Medical Marijuana: SB 1134 by Senator Rouson eliminates the requirement that one of the next round of Medical Marijuana Treatment Center licenses be issued to a member of the Black Farmers and Agriculturalists Association-Florida Chapter. The bill retains the existing requirement that one of the licenses be issued to a recognized class member of Pigford v. Glickman or In Re Black Farmers Litigation. It also creates an easier mechanism than what is available under current law for a medical marijuana patient to change doctors. It has passed its first of three committees. The House companion, HB 6049 by Representatives Jones and Newton has passed all committees and has been placed on the Calendar. 

Medical Marijuana: Christian Bax, Director of the Office of Medical Marijuana Use at the Department of Health, has appeared in several legislative committees to speak about the current status of implementing last year’s medical marijuana legislation. He has been questioned about the Department’s failure to issue additional licenses by the statutorily-mandated October 3 deadline, and has cited pending litigation as the problem. Several members have expressed frustration with the delay, but there is still no confirmed date for when applications will be accepted or when new licenses will be awarded. Although submissions are not yet being accepted, the Department has adopted rules and noticed proposed regulations that establish the procedure by which applicants can apply for the next round of Medical Marijuana Treatment Center licenses.

Property Rights, Budget, and Taxes

Tax on Sales, Use, and Other Transactions: SB 60 by Senator Hukill reduces taxes on rental or license fees charged for the use of real property. It has been referred to three committees. The House companion, HB 939 by Representative Toledo has two committees. 

Public Records Exemption for Trade Secrets: HB 461 and HB 459 are related bills by Representative Massullo that repeal all of the various trade secret exemptions that apply to specific agencies and replace them with one uniform exemption. The bills provide that agency contracts and agreements and related information cannot be trade secrets. The bills also detail a process for the owner of trade secret information to claim an exemption from disclosure as a public record and remove liability provisions for agency employees who release such records in good faith. The bills have the effect of significantly limiting protections for trade secrets related to agency contracts from disclosure as public records. The bills have passed the first of two committees. The Senate companion, SB 956 by Representative Mayfield has three committee references.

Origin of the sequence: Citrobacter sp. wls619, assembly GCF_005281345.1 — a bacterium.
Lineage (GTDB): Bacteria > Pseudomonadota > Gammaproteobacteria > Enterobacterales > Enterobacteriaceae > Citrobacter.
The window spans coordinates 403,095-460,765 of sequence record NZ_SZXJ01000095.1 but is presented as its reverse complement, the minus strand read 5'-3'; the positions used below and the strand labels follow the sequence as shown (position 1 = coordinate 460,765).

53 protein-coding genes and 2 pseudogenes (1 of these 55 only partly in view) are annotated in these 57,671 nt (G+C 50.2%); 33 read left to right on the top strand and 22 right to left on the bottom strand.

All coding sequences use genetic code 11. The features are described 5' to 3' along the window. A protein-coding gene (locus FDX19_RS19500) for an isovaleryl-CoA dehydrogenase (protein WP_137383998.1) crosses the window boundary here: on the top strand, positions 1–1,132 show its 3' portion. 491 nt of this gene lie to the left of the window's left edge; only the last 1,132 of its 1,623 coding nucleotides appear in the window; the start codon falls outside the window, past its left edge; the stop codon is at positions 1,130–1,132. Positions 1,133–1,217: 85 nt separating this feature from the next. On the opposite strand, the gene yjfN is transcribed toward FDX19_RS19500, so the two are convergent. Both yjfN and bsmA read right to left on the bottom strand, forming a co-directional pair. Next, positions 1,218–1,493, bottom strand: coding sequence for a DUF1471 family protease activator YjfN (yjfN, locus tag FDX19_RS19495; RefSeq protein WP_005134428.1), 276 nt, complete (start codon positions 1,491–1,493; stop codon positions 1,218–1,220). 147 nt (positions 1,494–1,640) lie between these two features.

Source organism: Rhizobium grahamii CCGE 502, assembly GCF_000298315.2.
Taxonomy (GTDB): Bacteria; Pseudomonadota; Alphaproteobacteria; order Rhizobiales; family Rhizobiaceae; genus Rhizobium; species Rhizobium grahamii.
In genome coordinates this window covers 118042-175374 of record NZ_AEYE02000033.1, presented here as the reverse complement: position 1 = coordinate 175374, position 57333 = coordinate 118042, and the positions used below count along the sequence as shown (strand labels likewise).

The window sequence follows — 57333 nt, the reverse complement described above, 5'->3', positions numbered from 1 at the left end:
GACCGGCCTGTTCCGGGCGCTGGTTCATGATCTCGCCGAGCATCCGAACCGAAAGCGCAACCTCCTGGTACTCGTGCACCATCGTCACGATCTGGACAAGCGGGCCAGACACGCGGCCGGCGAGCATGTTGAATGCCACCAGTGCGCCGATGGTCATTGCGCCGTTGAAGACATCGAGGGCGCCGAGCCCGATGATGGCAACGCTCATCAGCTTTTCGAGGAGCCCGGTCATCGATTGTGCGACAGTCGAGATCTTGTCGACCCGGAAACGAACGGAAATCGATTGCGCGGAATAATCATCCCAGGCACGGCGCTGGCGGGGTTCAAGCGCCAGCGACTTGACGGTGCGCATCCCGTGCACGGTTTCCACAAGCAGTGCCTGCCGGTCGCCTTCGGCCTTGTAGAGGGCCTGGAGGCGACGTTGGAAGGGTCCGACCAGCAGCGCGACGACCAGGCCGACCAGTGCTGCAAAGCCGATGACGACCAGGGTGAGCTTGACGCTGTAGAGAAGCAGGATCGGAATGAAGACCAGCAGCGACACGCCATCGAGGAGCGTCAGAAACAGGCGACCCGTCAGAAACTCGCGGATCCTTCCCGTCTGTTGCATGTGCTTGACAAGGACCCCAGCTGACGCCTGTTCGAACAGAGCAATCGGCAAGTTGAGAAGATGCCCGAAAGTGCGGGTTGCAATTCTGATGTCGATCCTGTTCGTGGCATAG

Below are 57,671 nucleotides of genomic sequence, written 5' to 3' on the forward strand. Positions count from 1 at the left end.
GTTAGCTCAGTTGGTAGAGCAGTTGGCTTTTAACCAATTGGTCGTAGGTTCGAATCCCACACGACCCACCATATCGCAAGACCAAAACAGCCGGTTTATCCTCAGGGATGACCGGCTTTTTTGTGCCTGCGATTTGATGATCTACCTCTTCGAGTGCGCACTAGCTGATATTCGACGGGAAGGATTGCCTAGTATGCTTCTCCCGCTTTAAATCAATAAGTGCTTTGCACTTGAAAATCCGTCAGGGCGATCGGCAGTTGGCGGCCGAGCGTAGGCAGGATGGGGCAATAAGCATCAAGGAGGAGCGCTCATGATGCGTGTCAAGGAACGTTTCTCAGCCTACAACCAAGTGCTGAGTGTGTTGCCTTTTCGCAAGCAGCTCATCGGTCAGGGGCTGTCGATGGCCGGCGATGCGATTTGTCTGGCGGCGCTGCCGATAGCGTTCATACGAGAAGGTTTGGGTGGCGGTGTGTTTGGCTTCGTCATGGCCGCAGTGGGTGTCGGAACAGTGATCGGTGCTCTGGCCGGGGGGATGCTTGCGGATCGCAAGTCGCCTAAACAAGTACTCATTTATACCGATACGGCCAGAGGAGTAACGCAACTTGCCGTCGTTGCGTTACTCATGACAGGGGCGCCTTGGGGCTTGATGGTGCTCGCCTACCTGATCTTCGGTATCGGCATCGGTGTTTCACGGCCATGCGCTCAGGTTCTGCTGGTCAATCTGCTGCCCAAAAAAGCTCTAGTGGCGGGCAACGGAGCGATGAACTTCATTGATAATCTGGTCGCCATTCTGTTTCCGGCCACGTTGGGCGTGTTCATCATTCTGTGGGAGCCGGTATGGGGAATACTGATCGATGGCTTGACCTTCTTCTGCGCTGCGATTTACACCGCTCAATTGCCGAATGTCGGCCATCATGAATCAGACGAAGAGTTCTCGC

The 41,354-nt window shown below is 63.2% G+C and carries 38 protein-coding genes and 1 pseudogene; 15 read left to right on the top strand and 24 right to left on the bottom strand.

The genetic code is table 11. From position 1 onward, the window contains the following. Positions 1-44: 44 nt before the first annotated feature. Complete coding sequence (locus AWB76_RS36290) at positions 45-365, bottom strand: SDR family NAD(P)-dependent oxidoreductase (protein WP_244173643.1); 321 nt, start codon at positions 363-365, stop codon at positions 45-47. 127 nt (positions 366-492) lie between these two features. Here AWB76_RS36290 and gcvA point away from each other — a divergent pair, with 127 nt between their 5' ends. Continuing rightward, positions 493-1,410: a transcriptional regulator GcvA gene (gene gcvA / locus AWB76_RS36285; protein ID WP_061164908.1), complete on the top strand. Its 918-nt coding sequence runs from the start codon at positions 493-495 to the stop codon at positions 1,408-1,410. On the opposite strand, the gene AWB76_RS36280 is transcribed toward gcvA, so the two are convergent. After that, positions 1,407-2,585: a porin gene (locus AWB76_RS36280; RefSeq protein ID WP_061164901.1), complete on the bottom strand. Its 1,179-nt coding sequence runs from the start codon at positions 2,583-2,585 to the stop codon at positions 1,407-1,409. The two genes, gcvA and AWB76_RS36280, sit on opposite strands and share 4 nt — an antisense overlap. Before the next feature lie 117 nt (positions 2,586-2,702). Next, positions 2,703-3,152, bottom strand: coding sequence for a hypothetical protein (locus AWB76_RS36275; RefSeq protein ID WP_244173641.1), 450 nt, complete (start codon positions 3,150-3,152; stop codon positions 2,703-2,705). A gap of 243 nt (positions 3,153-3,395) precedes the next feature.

Tree and Timber Trimming, Removal, and Harvesting: HB 521 by Representative Edwards preempts to state the regulation of trimming, removal, or harvesting of trees and timber on private property. The bill also prohibits certain local governmental actions relating to trimming or removal of trees or timber and burial of vegetative debris on private property. It has three committee references. The Senate companion, SB 574 by Senator Steube also has three committee references.

Tree and Timber Trimming, Removal, and Harvesting: HB 521 by Representative Edwards-Walpole preempts to the state the regulation of trimming, removal, or harvesting of trees and timber on private property. It has been referred to three committees. The Senate companion, SB 574 by Senator Steube also has three committees.